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Just about every year I've worked as a reporter in Humboldt County, the rumor has made its way into my newsroom: Philip Morris is buying up local properties, looking to get into the weed game. It's never checked out — until now. Kind of.

News broke last week that Altria, the umbrella company under which Philip Morris and its iconic Marlboro brand fall, made a $1.8 billion investment in Cronos Group, a Canadian company with holdings in recreational and medical marijuana markets, including the PeaceNaturals and OGBC brands. Included in the deal is an option for Altria to take over a majority holding of Cronos Group stock with an additional $600 million investment.

While there's no indication yet that Altria or Cronos have any interest in Humboldt County, Big Tobacco's plunge into cannabis is just the latest indication that some of the world's deepest pocketed companies are lining up to join the Green Rush. What's that mean here in Humboldt?

It's hard to say but I have a hard time imagining that Philip Morris has our best interests at heart. Quite the opposite, really, as I'd bet everything I own that the company wouldn't hesitate to crush every single cannabis business in Humboldt County if it could squeeze $1 out of the wreckage.

So if you enjoy cannabis and care about the local community, I'd suggest you buy legal, buy local and buy sustainable. It may cost you more. There are some moneyed interests circling the industry who can afford to operate at a loss while smaller operators — you know, the ones who shop in our stores and restaurants and attend our school board meetings — bleed out. If you don't want to see that happen, you're going to have to vote with your wallet.

In perhaps related news, the Lost Coast Outpost broke the story this week that Grown Rogue International Inc., an Oregon-based cannabis company, has leased the old Bien Padre Foods facility on Railroad Avenue with plans to open the 16,000-square-foot building as a retail facility early next year.

Grown Rogue bills itself as a "seed to experience" company with indoor and outdoor cultivation operations that result in lines of flower, pre-rolled and concentrate products. According to the company's website, Grown Rogue plans to sell its own product categories that are "produced or sourced in California." The company also recently announced a formal partnership with acclaimed chocolatier Jeff Shepherd to craft THC and CBD infused chocolates for markets in California and Oregon.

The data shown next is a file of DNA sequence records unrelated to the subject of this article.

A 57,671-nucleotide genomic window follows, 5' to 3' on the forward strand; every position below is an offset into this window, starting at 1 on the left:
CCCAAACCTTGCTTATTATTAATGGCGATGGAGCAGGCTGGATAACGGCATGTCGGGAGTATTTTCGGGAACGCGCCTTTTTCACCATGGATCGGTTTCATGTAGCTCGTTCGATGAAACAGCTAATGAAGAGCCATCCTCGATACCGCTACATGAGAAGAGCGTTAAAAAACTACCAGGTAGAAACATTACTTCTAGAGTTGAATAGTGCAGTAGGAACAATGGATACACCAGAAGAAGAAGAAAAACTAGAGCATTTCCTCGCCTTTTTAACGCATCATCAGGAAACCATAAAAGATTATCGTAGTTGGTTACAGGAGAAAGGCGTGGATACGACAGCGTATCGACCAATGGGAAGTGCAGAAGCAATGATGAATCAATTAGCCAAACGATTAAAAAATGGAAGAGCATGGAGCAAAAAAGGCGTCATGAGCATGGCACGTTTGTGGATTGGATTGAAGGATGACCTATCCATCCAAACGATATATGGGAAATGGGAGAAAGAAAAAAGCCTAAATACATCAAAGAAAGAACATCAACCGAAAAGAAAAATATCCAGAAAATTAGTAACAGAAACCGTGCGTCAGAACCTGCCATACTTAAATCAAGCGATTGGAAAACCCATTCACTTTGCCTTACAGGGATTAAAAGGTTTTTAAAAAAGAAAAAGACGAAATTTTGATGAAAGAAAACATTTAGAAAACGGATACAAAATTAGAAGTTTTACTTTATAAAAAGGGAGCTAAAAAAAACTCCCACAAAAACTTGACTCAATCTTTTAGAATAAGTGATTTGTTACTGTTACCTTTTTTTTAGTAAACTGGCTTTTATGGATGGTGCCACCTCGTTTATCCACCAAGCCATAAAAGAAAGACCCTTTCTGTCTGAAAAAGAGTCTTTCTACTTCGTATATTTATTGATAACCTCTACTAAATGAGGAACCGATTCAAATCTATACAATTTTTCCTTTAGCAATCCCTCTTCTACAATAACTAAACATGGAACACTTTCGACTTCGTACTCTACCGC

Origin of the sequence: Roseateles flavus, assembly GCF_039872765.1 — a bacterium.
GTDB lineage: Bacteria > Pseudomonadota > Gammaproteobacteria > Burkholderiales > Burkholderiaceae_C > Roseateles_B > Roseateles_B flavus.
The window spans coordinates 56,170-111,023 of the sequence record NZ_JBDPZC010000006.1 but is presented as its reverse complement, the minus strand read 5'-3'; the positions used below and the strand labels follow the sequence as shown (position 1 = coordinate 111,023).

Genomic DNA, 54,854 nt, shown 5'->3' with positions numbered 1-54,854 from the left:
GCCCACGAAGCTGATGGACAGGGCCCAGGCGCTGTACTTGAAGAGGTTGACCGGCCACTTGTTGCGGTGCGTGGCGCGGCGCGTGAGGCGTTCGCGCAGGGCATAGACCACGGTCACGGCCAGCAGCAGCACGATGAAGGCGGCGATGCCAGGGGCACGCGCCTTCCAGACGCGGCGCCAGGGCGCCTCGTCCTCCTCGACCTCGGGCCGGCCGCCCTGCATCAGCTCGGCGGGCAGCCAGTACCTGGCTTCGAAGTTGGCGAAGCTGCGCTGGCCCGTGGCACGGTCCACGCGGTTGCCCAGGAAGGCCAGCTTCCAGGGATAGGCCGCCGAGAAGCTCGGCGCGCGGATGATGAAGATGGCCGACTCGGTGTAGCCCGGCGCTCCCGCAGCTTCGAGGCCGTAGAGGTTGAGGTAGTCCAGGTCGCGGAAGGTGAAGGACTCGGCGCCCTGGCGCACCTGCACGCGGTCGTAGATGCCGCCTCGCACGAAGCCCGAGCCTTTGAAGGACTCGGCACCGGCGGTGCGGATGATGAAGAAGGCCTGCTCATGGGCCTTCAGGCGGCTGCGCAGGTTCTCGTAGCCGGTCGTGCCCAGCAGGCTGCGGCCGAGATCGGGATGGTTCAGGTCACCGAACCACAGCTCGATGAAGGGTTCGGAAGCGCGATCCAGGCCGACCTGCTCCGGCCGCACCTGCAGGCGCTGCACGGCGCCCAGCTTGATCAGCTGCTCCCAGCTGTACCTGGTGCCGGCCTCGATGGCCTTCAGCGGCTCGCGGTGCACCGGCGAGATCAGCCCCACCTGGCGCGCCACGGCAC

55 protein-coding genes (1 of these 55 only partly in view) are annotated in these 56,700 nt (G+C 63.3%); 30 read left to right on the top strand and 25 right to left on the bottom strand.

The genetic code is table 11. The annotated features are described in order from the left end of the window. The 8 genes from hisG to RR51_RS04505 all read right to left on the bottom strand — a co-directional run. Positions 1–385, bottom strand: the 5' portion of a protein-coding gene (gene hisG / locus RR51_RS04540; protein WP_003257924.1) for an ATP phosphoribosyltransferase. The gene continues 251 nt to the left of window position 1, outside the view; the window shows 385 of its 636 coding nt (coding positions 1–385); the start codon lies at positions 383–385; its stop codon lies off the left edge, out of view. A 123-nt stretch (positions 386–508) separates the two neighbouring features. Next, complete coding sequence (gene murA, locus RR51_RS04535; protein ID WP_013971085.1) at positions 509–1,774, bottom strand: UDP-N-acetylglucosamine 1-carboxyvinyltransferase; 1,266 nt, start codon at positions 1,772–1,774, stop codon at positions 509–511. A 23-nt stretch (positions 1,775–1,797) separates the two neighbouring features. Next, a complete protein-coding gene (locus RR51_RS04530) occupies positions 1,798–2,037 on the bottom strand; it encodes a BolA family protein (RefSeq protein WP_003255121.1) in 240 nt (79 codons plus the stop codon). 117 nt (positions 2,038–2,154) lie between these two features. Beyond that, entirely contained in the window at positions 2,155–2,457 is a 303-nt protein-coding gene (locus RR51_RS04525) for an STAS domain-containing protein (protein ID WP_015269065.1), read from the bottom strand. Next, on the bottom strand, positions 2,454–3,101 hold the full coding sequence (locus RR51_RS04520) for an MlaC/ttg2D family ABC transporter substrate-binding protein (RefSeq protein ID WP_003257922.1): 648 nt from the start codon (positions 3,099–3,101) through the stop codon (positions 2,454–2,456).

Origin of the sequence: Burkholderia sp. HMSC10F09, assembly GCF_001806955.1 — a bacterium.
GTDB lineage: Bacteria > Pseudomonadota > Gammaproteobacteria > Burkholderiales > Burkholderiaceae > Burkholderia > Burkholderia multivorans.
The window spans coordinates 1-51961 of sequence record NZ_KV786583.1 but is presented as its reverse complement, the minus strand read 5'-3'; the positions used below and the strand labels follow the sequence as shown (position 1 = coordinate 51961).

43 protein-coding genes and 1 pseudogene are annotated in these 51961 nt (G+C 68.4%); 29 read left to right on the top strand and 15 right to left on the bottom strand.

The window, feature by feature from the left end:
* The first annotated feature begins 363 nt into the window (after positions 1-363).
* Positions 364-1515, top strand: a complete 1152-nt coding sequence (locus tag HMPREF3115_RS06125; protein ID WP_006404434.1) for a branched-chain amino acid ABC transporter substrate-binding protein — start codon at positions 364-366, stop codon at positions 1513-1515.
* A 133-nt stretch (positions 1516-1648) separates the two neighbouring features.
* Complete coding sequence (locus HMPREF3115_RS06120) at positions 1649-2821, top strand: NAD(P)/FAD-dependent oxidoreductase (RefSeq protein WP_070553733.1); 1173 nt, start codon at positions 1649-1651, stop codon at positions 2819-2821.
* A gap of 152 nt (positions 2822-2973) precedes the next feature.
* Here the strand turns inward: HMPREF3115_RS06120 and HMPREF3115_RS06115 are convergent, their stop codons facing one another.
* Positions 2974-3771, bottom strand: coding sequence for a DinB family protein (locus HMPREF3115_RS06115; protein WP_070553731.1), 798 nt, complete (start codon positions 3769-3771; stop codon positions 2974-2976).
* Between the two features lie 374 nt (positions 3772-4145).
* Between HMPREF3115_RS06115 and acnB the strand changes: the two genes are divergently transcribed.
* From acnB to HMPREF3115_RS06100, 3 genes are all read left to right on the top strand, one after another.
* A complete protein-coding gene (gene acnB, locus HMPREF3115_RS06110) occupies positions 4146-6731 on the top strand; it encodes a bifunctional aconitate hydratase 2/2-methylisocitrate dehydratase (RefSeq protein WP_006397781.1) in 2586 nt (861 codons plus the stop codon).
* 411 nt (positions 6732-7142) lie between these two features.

Erin Mundahl reports in Inside Sources, meanwhile, that as the cannabis industry continues to grow in the Golden State, so do its tensions with organized labor.

Under state law, business owners with more than 20 employees are required to allow union representatives to talk to their employees about forming a union. With many cannabis businesses steadily growing, more and more are triggering this requirement and unions are looking to organize the industry workforce.

Mundahl reports that the United Food and Commercial Workers International Union, which launched its Cannabis Workers Rising campaign back in 2010, has been pressing to unionize shops but high employee turnover rates have stymied efforts. Apparently, so have a few business owners.

Indus Holding Co., which owns Altai, an edibles manufacturer in Salinas, was recently dinged by the National Labor Relations Board for firing employees who tried to unionize. The company was ordered to rehire the five employees and fork over back wages.

MedMen, the cannabis giant that has retail outlets in California, New York and Nevada, in addition to a 45,000-square-foot greenhouse in Nevada and a similarly sized facility under construction in Desert Hot Springs, is also facing some labor troubles. Last month, two plaintiffs filed a class action lawsuit in Los Angeles Superior Court, alleging the company failed to pay employees for "off the clock work" and overtime, to provide mandatory meal and rest breaks, and to keep accurate employment records.

An attorney representing the plaintiffs called the suit a simple case of "wage theft" and said it could eventually grow to include hundreds, if not thousands, of plaintiffs.

Thadeus Greenson is the Journal's news editor. Reach him at 442-1400, extension 321, or thad@northcoastjournal.com. Follow him on Twitter @thadeusgreenson.

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About The Author

Thadeus Greenson

Bio:
Thadeus Greenson is the news editor of the North Coast Journal.

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